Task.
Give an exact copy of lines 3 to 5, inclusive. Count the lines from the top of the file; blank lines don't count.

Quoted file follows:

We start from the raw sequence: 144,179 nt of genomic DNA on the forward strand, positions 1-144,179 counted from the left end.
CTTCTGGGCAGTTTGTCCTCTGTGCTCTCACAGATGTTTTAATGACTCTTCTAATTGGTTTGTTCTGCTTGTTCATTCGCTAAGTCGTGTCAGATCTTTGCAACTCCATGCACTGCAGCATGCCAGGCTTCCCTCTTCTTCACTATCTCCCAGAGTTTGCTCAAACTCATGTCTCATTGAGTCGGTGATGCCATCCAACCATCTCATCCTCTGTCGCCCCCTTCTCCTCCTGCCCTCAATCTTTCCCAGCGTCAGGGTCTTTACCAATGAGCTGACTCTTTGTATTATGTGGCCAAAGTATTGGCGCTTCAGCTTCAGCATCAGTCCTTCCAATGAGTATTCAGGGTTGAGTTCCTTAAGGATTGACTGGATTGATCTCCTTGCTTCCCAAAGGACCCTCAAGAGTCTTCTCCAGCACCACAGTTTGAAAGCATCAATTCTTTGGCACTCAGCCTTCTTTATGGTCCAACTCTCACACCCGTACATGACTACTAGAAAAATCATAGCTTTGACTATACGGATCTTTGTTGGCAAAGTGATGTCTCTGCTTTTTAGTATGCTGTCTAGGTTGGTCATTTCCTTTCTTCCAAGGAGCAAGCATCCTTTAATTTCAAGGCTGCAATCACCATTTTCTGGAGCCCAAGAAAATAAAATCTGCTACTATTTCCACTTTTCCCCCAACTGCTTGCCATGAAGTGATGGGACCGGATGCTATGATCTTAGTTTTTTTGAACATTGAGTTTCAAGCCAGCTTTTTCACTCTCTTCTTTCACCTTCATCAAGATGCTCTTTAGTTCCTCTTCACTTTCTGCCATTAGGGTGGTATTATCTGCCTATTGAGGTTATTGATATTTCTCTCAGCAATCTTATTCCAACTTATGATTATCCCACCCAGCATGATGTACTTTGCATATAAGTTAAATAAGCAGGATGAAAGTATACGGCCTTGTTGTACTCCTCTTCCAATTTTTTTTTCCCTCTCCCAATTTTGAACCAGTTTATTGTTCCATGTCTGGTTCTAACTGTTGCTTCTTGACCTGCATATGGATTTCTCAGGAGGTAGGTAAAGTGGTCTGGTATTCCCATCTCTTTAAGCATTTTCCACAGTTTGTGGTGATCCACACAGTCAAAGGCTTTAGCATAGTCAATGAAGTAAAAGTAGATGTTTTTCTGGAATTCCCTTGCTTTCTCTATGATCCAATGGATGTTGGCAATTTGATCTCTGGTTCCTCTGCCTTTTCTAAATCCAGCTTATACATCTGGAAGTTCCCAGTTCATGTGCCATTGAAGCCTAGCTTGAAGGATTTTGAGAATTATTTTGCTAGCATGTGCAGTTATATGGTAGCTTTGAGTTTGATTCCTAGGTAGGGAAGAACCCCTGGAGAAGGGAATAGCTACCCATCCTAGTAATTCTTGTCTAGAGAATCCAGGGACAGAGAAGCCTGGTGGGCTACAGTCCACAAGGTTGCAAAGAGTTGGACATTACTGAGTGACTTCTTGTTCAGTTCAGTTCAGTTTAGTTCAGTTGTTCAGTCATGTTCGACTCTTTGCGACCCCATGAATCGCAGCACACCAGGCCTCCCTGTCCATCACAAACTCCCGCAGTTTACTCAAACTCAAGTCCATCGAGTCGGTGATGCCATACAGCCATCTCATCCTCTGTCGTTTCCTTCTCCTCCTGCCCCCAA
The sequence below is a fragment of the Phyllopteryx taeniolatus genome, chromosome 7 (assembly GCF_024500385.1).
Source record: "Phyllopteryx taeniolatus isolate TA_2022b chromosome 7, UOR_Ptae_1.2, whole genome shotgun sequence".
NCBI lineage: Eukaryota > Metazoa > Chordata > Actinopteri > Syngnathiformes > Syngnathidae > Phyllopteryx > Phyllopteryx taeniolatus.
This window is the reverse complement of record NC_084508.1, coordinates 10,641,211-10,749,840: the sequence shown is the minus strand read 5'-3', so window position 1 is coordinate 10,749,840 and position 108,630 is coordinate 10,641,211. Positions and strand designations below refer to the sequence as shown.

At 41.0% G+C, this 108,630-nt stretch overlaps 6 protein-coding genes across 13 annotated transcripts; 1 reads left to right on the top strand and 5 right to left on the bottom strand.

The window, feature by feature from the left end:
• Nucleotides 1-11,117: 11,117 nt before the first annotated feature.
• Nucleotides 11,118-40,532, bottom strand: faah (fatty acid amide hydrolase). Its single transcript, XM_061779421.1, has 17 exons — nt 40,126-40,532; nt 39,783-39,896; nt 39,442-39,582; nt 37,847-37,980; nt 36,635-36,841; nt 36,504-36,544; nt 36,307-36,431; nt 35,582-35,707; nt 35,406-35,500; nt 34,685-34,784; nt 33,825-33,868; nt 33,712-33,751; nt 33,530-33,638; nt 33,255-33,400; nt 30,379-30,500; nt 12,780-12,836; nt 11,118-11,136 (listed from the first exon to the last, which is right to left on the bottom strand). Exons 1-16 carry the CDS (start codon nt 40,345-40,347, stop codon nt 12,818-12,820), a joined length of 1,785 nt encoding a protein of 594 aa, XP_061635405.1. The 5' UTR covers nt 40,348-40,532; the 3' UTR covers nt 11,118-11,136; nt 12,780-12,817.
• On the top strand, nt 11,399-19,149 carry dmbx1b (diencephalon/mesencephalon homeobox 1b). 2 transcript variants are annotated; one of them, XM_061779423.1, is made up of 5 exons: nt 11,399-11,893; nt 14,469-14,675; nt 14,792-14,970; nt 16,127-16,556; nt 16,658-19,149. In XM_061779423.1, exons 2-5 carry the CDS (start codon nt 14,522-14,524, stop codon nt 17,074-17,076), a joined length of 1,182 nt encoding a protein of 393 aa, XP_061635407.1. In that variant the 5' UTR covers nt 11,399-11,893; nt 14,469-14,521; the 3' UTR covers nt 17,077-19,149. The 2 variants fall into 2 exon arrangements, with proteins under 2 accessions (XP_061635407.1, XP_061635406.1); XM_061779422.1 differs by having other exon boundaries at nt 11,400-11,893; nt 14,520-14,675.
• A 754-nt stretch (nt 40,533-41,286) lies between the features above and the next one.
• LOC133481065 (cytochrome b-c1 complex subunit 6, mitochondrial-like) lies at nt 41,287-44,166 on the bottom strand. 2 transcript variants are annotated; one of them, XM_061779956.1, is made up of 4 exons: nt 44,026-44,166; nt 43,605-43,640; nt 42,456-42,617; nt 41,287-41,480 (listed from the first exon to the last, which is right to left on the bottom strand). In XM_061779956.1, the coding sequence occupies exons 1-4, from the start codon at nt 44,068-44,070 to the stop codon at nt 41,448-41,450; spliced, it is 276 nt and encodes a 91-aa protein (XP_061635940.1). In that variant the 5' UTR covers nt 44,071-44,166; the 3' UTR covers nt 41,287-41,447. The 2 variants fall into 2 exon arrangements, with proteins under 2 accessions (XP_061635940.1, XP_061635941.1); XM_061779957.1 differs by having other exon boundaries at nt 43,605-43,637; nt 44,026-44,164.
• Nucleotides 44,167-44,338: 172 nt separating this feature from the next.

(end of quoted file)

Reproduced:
The sequence below is a fragment of the Phyllopteryx taeniolatus genome, chromosome 7 (assembly GCF_024500385.1).
Source record: "Phyllopteryx taeniolatus isolate TA_2022b chromosome 7, UOR_Ptae_1.2, whole genome shotgun sequence".
NCBI lineage: Eukaryota > Metazoa > Chordata > Actinopteri > Syngnathiformes > Syngnathidae > Phyllopteryx > Phyllopteryx taeniolatus.